Raising the Bar for Legal Staffing: Legal Network sets high standards in a constantly changing industry

A provider of legal staff for particular projects or on a permanent basis, Legal Network, Downtown, is growing by tapping into the changing work environment.

Corporations and law firms look to control costs by using contract employees, rather than in-house counsel, for certain work; and, as in many other professions, some lawyers are looking for more flexibility in their careers instead of tethering themselves to one agency.

Karl Schieneman, one of Legal Network’s three original shareholders, says his company builds its credibility by drafting articles and making presentations applicable to the legal community.

“There is no one like us anywhere as far as I can tell that analyzes legal staffing trends to the degree we do,” Mr. Schieneman said.

Karl Schieneman, one of Legal Network’s three original shareholders, says his company builds its credibility by drafting articles and making presentations applicable to the legal community.

Temping in the workplace is common in many industries and has also seeped into the legal profession now that many firms are controlling costs associated with in-house counsel. As growing number of attorneys opt for alternative work situations, the trend was bound to have a major impact in Pittsburgh, which boasts more attorneys per capita than anywhere in the United States, except for Washington, D.C.

As Legal Network has grown, it has built an impressive client list. Customers who use the firm include PNC Financial Services Group, Inc., Allegheny Energy and Wheeling-Pittsburgh Steel, as well as a number of other large publicly traded and privately held companies. A number of large law firms have also worked with Legal Network. The firm also works with Altman Weil, a prominent legal consulting company based in Washington, D.C.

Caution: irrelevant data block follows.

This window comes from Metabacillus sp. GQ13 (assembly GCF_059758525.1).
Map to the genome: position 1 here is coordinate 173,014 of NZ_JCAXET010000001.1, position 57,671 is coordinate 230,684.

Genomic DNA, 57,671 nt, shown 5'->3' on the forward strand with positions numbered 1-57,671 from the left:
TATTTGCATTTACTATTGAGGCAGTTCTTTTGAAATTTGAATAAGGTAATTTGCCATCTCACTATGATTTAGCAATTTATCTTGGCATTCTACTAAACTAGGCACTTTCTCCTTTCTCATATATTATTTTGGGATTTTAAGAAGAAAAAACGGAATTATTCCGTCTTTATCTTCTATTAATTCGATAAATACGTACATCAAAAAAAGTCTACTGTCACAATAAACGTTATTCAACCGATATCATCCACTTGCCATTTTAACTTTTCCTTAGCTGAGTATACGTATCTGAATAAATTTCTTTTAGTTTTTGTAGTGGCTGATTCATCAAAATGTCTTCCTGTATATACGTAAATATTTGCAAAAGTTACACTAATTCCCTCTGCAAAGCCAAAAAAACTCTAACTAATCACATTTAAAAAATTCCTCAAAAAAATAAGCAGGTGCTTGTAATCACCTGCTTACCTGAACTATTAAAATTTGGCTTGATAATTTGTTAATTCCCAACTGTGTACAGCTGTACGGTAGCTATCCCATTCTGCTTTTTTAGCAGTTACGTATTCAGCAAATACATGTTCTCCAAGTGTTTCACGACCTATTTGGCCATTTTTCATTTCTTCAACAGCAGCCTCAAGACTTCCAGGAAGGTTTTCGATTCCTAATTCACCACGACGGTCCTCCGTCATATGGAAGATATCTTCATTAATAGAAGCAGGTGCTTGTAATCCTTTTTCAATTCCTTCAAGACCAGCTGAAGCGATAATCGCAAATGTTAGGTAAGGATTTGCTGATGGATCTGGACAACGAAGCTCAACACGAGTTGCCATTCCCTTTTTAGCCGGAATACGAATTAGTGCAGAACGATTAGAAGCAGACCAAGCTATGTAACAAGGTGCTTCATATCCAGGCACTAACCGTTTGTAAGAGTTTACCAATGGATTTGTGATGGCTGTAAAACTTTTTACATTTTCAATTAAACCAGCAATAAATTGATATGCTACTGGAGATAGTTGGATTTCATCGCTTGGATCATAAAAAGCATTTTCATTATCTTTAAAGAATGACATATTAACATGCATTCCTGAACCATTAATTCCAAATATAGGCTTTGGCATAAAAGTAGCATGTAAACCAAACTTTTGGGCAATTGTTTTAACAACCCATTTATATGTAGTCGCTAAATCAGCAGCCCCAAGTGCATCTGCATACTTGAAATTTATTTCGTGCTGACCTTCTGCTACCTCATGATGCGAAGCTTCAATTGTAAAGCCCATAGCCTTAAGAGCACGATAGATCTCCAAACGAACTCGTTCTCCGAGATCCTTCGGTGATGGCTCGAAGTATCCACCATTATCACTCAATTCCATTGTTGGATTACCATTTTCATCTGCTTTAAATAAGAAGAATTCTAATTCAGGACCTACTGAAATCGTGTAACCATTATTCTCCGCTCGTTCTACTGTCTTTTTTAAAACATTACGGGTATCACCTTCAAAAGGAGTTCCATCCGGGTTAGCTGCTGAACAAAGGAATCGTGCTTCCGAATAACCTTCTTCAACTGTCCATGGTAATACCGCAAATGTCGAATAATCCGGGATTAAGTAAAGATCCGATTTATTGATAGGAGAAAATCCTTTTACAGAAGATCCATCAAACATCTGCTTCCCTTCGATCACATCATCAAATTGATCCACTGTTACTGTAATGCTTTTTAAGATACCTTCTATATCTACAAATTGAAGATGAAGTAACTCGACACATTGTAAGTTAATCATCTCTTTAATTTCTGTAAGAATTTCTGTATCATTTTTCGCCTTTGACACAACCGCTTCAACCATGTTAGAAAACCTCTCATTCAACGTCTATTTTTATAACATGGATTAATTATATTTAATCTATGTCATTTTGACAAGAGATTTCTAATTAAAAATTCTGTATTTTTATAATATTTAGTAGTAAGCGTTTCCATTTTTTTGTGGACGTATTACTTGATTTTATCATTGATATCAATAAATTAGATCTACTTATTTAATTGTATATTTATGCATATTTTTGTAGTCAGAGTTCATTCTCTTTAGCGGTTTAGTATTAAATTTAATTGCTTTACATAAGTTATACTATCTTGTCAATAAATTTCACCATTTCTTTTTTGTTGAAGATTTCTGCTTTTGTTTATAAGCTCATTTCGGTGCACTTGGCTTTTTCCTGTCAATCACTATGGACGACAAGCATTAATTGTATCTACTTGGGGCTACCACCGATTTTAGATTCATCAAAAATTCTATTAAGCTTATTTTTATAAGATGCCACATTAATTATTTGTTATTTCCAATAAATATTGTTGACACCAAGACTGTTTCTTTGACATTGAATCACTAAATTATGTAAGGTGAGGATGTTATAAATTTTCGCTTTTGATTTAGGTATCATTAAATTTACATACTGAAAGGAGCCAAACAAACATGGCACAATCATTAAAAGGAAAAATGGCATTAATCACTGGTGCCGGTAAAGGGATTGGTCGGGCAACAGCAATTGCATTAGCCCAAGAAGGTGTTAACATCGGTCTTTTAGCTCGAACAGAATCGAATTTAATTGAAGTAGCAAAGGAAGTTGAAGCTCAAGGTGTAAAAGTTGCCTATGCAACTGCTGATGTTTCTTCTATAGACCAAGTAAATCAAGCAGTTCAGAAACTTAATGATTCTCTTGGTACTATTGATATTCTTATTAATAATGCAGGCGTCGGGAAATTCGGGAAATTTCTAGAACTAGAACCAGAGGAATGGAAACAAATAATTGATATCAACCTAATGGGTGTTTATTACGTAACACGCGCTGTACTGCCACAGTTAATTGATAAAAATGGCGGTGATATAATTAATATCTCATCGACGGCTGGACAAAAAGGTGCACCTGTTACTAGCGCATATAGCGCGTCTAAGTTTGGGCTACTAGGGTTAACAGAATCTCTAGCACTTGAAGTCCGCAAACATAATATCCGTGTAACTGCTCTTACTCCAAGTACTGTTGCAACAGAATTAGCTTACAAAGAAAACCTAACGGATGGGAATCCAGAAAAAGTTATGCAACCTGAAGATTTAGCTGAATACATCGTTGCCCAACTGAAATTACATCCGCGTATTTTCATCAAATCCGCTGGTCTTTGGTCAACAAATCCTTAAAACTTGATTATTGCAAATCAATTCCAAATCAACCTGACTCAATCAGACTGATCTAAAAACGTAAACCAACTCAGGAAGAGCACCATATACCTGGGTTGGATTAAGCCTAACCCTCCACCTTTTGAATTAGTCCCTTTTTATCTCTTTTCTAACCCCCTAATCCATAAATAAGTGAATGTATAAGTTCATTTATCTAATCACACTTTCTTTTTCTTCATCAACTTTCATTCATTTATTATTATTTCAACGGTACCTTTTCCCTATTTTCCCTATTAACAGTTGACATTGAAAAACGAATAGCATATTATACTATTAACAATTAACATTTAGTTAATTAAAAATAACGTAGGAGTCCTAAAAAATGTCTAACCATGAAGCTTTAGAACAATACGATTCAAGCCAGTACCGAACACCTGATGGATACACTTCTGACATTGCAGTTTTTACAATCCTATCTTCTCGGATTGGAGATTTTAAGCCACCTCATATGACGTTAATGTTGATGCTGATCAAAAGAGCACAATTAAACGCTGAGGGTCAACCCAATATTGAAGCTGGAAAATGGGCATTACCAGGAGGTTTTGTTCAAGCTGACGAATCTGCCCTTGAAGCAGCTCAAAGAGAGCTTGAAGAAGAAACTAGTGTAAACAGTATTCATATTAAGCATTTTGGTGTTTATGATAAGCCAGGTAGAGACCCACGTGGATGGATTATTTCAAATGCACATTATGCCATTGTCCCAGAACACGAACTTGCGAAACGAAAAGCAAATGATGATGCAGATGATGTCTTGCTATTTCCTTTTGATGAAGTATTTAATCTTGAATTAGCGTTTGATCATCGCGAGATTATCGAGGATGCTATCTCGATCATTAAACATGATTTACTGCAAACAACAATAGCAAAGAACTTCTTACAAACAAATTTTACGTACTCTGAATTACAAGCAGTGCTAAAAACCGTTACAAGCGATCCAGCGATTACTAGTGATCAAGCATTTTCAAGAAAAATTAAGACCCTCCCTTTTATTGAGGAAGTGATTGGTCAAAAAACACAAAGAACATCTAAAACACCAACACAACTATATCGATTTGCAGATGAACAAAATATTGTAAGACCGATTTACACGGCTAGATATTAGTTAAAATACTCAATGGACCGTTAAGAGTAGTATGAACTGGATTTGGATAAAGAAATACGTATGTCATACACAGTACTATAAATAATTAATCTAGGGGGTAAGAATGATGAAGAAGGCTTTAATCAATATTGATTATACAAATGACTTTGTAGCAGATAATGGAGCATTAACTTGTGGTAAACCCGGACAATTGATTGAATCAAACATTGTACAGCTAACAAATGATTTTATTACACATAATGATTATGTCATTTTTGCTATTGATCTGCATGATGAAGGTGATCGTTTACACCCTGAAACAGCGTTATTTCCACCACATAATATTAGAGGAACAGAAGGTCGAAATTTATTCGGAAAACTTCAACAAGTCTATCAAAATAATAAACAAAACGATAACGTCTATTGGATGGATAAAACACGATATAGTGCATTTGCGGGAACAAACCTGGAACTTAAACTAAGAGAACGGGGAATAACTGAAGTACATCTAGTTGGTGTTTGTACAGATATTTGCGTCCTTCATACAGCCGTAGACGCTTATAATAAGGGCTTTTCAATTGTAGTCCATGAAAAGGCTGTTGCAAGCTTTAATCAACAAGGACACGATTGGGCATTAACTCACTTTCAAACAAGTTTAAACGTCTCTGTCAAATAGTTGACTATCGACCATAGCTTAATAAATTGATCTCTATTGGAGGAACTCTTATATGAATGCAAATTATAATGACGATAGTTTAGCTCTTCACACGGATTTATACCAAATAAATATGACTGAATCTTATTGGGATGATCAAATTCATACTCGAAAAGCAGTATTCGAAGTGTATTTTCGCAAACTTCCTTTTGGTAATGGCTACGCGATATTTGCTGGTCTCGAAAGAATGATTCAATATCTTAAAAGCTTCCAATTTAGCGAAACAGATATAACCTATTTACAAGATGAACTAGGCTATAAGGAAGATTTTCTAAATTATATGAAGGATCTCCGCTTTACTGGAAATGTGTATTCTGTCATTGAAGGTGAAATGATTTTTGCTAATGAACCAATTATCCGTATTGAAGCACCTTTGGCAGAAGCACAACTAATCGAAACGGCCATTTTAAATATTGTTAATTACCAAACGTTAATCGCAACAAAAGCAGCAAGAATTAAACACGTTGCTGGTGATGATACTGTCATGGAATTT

Since Mr. Schieneman joined Legal Network full time as managing director in 1998, the form has grown dramatically. It tripled in size in 1999, and then doubled again in 2000. Its staff includes four internal employees, three of whom are attorneys. Last year, Legal Network employed several hundred attorneys on projects and found full-time placements for 50 others.

Developing the business means going through resumes and a careful screening process, making sure a lawyer’s license is in good standing and ascertaining whether the attorney has been the subject of any disciplinary actions. Legal Network meets at least three times with an attorney before matching the lawyer with a client. Legal Network sets the pricing parameters and roughly five days after receiving a request, an attorney arrives at the client’s office.

“People are always amazed at how broad our services are,” Mr. Schieneman said.

“We literally work with the entire legal community and have been innovators in both staffing organizations (and) as developing new products, such as in the document management field, for legal organizations to implement.”